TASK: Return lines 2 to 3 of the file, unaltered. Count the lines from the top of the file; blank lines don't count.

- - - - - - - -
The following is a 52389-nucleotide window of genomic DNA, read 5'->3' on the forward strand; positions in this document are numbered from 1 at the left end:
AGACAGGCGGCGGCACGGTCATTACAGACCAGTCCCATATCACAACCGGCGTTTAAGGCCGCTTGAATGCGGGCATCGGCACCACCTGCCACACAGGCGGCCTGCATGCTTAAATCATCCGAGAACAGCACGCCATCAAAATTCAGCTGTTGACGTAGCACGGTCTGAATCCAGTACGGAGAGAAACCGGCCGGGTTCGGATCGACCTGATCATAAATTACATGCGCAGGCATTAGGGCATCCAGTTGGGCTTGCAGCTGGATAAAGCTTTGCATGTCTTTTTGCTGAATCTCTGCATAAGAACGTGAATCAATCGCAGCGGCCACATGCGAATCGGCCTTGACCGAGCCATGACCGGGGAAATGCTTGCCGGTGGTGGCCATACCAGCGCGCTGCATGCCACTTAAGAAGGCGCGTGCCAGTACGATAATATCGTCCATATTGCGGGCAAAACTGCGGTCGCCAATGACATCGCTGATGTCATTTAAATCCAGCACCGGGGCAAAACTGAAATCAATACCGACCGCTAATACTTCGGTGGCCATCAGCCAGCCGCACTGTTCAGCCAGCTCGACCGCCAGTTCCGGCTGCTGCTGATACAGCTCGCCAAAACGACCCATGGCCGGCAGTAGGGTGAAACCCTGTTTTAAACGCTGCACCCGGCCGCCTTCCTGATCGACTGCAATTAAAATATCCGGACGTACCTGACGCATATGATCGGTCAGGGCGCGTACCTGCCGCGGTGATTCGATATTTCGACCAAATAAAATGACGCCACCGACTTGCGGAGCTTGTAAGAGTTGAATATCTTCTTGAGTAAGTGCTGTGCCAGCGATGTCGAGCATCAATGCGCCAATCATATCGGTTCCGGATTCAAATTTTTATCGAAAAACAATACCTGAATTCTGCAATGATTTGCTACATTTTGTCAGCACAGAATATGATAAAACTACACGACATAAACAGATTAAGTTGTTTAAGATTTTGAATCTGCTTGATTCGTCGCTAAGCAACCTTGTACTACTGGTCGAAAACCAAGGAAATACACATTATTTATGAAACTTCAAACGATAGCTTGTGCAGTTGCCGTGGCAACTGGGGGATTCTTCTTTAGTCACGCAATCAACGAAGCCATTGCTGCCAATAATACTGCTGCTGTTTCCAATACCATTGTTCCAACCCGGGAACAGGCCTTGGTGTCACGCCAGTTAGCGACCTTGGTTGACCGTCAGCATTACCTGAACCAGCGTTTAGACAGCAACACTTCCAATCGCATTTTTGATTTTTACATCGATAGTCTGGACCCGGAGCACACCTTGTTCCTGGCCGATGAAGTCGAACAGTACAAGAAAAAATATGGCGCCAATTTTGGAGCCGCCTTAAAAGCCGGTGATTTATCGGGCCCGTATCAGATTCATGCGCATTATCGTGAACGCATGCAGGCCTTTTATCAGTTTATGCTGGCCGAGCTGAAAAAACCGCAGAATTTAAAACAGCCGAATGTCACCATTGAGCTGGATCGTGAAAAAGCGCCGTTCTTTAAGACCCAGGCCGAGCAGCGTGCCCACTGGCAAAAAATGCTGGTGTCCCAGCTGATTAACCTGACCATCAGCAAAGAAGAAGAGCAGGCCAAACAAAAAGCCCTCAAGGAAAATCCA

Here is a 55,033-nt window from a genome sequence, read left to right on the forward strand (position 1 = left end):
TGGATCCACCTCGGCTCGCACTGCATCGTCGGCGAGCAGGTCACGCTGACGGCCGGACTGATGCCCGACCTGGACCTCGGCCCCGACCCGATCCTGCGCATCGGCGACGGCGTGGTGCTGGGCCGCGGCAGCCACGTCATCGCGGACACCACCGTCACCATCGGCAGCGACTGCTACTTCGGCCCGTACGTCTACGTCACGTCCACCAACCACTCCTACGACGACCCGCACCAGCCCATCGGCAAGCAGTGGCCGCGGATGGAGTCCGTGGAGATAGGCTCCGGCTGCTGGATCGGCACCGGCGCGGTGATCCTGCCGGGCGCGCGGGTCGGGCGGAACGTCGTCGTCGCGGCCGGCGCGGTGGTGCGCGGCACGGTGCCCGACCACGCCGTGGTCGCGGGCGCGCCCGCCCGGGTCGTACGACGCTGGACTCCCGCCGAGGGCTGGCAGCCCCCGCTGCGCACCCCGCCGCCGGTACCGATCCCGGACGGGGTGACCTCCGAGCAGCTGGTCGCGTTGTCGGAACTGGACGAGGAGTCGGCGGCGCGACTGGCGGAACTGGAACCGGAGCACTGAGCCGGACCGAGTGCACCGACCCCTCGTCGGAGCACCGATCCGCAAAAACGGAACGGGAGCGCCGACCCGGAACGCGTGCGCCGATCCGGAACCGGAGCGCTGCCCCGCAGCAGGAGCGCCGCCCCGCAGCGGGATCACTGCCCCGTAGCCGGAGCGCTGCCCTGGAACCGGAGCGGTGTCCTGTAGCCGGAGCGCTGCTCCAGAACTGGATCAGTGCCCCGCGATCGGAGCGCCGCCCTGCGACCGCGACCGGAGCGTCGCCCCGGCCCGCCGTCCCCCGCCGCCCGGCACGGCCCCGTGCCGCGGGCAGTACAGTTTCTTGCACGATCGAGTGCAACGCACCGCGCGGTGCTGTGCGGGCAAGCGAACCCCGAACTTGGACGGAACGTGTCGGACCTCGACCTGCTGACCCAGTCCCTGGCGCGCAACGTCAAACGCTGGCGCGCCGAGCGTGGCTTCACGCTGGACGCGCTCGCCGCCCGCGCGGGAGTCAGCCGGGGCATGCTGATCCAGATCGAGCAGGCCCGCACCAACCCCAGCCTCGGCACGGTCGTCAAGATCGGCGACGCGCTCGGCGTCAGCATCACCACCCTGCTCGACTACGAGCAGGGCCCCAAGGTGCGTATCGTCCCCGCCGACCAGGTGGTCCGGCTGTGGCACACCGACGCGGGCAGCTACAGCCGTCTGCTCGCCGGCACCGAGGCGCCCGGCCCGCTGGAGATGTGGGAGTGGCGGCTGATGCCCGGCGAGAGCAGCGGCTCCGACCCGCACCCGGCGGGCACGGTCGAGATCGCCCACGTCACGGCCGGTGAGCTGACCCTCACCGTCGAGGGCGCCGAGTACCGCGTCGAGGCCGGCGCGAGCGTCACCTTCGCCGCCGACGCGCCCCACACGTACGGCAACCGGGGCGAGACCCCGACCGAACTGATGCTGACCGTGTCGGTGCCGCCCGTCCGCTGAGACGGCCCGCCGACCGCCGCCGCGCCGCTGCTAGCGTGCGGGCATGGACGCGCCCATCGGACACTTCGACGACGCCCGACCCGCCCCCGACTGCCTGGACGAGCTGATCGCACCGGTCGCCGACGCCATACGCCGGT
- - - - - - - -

AGACAGGCGGCGGCACGGTCATTACAGACCAGTCCCATATCACAACCGGCGTTTAAGGCCGCTTGAATGCGGGCATCGGCACCACCTGCCACACAGGCGGCCTGCATGCTTAAATCATCCGAGAACAGCACGCCATCAAAATTCAGCTGTTGACGTAGCACGGTCTGAATCCAGTACGGAGAGAAACCGGCCGGGTTCGGATCGACCTGATCATAAATTACATGCGCAGGCATTAGGGCATCCAGTTGGGCTTGCAGCTGGATAAAGCTTTGCATGTCTTTTTGCTGAATCTCTGCATAAGAACGTGAATCAATCGCAGCGGCCACATGCGAATCGGCCTTGACCGAGCCATGACCGGGGAAATGCTTGCCGGTGGTGGCCATACCAGCGCGCTGCATGCCACTTAAGAAGGCGCGTGCCAGTACGATAATATCGTCCATATTGCGGGCAAAACTGCGGTCGCCAATGACATCGCTGATGTCATTTAAATCCAGCACCGGGGCAAAACTGAAATCAATACCGACCGCTAATACTTCGGTGGCCATCAGCCAGCCGCACTGTTCAGCCAGCTCGACCGCCAGTTCCGGCTGCTGCTGATACAGCTCGCCAAAACGACCCATGGCCGGCAGTAGGGTGAAACCCTGTTTTAAACGCTGCACCCGGCCGCCTTCCTGATCGACTGCAATTAAAATATCCGGACGTACCTGACGCATATGATCGGTCAGGGCGCGTACCTGCCGCGGTGATTCGATATTTCGACCAAATAAAATGACGCCACCGACTTGCGGAGCTTGTAAGAGTTGAATATCTTCTTGAGTAAGTGCTGTGCCAGCGATGTCGAGCATCAATGCGCCAATCATATCGGTTCCGGATTCAAATTTTTATCGAAAAACAATACCTGAATTCTGCAATGATTTGCTACATTTTGTCAGCACAGAATATGATAAAACTACACGACATAAACAGATTAAGTTGTTTAAGATTTTGAATCTGCTTGATTCGTCGCTAAGCAACCTTGTACTACTGGTCGAAAACCAAGGAAATACACATTATTTATGAAACTTCAAACGATAGCTTGTGCAGTTGCCGTGGCAACTGGGGGATTCTTCTTTAGTCACGCAATCAACGAAGCCATTGCTGCCAATAATACTGCTGCTGTTTCCAATACCATTGTTCCAACCCGGGAACAGGCCTTGGTGTCACGCCAGTTAGCGACCTTGGTTGACCGTCAGCATTACCTGAACCAGCGTTTAGACAGCAACACTTCCAATCGCATTTTTGATTTTTACATCGATAGTCTGGACCCGGAGCACACCTTGTTCCTGGCCGATGAAGTCGAACAGTACAAGAAAAAATATGGCGCCAATTTTGGAGCCGCCTTAAAAGCCGGTGATTTATCGGGCCCGTATCAGATTCATGCGCATTATCGTGAACGCATGCAGGCCTTTTATCAGTTTATGCTGGCCGAGCTGAAAAAACCGCAGAATTTAAAACAGCCGAATGTCACCATTGAGCTGGATCGTGAAAAAGCGCCGTTCTTTAAGACCCAGGCCGAGCAGCGTGCCCACTGGCAAAAAATGCTGGTGTCCCAGCTGATTAACCTGACCATCAGCAAAGAAGAAGAGCAGGCCAAACAAAAAGCCCTCAAGGAAAATCCA

Here is a 55,033-nt window from a genome sequence, read left to right on the forward strand (position 1 = left end):